Inactivity Epidemic

May 27, 2016

The Aspen Institute conducted its third “Project Play” Summit in Washington, D.C., on May 17. The sold-out event was both a stimulating and frustrating experience.

There are very many people doing marvelous things to increase the quantity and quality of sport participation among youth, especially focusing on ages 6 to 12 and underserved populations. However, intriguing local initiatives do not appear to be easily scalable, and the platitudes of national organizations do not appear to be reaching their local affiliates where youth coaches pressure parents and kids into year-around specialization and promise college scholarships.

We cannot expect that those whose business is winning medals (NGBs and USOC) or those whose business is making money (major college and professional sports) will be thought or action leaders who effectively increase participation rates and frequency or reduce obesity in adolescents. These goals will be good for PSAs and niche initiatives, but will never be a part of the DNA and daily mission of these entities.

We need to seek leadership of thought and action among adults who work with youth every day and who see sport not as an end in itself but as a means to help prepare the whole child for later life. And to be more precise, we need to seek leadership where the kids are and where facilities already exist. In our nation’s schools.

When recess and physical education programs with ample opportunities for free play and sports sampling are restored to elementary schools, and broad and deep programs of interscholastic athletic programs are adequately funded in junior high/middle schools and high schools, then and only then will we begin to reverse obesity in youth and their future burden on society as adults.

The epidemic isn’t obesity; it’s inactivity.

This nation must awaken to the reality that physical literacy is as important to our future as reading and writing have been in our past. Science, technology, engineering and math are important to our nation, of course, but possibly less essential to an individual’s health and happiness than physical literacy – developing the ability, confidence and desire to be physically active and, as an intentional consequence, much more likely to live healthier and longer.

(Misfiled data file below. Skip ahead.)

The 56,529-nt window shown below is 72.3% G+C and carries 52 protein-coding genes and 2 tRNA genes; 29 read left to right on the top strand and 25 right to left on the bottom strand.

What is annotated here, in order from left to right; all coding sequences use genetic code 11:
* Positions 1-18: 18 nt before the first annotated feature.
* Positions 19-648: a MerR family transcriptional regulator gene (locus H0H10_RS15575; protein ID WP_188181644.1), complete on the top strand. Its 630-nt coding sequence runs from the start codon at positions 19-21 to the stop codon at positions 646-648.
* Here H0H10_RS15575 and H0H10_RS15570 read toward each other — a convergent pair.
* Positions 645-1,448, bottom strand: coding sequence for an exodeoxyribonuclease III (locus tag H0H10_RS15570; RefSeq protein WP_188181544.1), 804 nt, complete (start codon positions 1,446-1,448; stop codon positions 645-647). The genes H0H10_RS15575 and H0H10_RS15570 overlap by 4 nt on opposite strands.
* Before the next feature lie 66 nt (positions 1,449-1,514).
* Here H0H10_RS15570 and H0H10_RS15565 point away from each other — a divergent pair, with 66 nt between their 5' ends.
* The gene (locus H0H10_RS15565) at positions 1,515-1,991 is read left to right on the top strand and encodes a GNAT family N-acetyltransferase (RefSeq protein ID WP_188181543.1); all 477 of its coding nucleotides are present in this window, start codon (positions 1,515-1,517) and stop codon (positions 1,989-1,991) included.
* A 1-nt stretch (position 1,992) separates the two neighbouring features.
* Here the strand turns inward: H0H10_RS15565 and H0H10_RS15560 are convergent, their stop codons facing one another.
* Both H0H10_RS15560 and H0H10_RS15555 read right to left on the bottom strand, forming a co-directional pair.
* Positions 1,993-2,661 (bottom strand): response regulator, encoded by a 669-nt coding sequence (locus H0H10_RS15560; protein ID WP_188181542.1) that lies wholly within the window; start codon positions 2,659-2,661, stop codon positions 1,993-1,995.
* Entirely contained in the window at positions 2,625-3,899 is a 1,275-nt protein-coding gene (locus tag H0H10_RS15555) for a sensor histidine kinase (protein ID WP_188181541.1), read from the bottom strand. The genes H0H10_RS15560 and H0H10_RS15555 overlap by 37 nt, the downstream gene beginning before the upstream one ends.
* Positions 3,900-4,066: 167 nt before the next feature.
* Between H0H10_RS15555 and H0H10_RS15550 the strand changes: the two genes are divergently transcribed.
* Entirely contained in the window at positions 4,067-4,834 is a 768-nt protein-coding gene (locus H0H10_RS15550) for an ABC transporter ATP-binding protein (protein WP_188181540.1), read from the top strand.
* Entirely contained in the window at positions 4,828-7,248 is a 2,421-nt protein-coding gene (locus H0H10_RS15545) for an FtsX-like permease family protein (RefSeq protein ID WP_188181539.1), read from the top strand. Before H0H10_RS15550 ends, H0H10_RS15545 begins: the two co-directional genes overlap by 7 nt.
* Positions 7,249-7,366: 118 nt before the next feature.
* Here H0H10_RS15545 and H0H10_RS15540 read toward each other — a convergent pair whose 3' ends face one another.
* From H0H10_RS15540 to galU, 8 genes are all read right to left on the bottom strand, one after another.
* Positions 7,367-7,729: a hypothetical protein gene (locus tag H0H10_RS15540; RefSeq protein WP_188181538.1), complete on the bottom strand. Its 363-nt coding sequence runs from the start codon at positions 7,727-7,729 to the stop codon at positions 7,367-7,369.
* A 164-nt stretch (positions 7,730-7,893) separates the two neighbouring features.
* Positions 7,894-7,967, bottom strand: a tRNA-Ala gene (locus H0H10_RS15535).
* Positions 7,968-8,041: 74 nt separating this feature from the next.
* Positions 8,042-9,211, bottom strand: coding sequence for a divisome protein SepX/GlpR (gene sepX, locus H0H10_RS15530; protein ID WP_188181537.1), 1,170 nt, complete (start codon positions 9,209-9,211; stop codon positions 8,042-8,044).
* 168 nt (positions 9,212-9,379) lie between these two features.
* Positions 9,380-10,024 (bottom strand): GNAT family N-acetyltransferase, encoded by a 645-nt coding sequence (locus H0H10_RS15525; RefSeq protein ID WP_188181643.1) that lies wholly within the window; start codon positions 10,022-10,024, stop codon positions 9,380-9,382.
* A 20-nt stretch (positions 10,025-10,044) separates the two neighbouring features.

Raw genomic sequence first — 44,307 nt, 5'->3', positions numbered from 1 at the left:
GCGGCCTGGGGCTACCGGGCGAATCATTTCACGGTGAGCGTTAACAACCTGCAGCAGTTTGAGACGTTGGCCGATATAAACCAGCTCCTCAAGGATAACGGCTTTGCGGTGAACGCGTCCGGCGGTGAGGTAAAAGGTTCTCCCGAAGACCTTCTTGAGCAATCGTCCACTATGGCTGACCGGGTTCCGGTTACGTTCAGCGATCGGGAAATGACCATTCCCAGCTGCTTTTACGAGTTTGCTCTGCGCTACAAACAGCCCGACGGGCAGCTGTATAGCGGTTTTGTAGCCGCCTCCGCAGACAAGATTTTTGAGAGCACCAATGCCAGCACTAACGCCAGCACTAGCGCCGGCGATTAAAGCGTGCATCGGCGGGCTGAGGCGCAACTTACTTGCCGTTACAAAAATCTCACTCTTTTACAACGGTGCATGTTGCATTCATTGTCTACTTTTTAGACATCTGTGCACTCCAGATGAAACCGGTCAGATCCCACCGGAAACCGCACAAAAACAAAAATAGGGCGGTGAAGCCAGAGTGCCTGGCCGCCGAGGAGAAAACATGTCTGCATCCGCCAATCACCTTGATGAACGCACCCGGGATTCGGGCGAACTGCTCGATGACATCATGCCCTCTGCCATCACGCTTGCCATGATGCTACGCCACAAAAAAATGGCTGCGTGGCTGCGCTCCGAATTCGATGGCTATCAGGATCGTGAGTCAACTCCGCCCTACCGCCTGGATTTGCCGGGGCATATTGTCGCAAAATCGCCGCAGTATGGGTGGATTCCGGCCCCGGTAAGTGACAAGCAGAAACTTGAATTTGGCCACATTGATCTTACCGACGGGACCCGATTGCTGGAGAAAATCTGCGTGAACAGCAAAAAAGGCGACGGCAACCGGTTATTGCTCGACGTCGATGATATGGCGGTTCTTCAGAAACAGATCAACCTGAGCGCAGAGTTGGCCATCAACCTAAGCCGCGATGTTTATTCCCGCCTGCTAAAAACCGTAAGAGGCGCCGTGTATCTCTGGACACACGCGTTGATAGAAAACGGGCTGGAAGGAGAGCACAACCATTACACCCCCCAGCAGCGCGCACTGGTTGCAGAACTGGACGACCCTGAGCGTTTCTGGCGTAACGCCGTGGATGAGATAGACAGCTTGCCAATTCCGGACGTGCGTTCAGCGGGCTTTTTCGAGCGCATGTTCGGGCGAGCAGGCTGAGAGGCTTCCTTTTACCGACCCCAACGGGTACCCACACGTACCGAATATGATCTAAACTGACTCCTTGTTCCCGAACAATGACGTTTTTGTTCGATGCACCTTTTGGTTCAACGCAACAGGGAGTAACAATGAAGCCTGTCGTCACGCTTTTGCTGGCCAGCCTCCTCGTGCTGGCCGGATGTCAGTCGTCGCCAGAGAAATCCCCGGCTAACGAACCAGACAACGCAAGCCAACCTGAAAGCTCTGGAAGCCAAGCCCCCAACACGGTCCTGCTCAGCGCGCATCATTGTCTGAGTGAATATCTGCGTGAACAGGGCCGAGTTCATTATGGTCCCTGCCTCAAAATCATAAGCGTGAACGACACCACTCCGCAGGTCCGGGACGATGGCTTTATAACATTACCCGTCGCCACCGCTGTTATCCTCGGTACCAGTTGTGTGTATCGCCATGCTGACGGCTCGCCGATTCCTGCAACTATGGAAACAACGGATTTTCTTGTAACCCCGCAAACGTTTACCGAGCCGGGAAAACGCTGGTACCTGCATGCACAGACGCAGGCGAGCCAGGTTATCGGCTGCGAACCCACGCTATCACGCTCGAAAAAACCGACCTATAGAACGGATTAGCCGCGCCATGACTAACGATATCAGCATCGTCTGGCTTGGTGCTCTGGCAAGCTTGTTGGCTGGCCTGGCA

Cheering for Sportsmanship

July 31, 2018

(This blog first appeared on on January 8, 2013.)

I try to start each new school year at the Michigan Interscholastic Press Association summer camp at Michigan State University. I talk briefly about who the MHSAA is and what it does; and then two or three dozen high school newspaper editors and writers ask me questions; and in doing so, they give me clues to what’s going on in our schools and what’s important to our students.

Several years ago, when I opened the session to questions, one young man asked: “Mr. Roberts, what’s your job?” I paused, and then said, “I guess I’m the head cheerleader for high school sports in Michigan.”

So then this precocious student asked: “Okay, what do you cheer for?”  With a briefer pause, this is some of what I said:

  • I cheer for sportsmanship that’s not merely good, but great.

  • I cheer for sportsmanship, not gamesmanship.

  • I cheer for playing by the rules, both the letter and the spirit.

  • I cheer for maximum effort to try to win each and every contest.

  • I don’t cheer for winning at any cost; I do cheer for learning at every opportunity.

  • I cheer for losing with grace and for winning with even greater grace, with humility and modesty.

  • I cheer for the lessons of victory and the even greater lessons of defeat.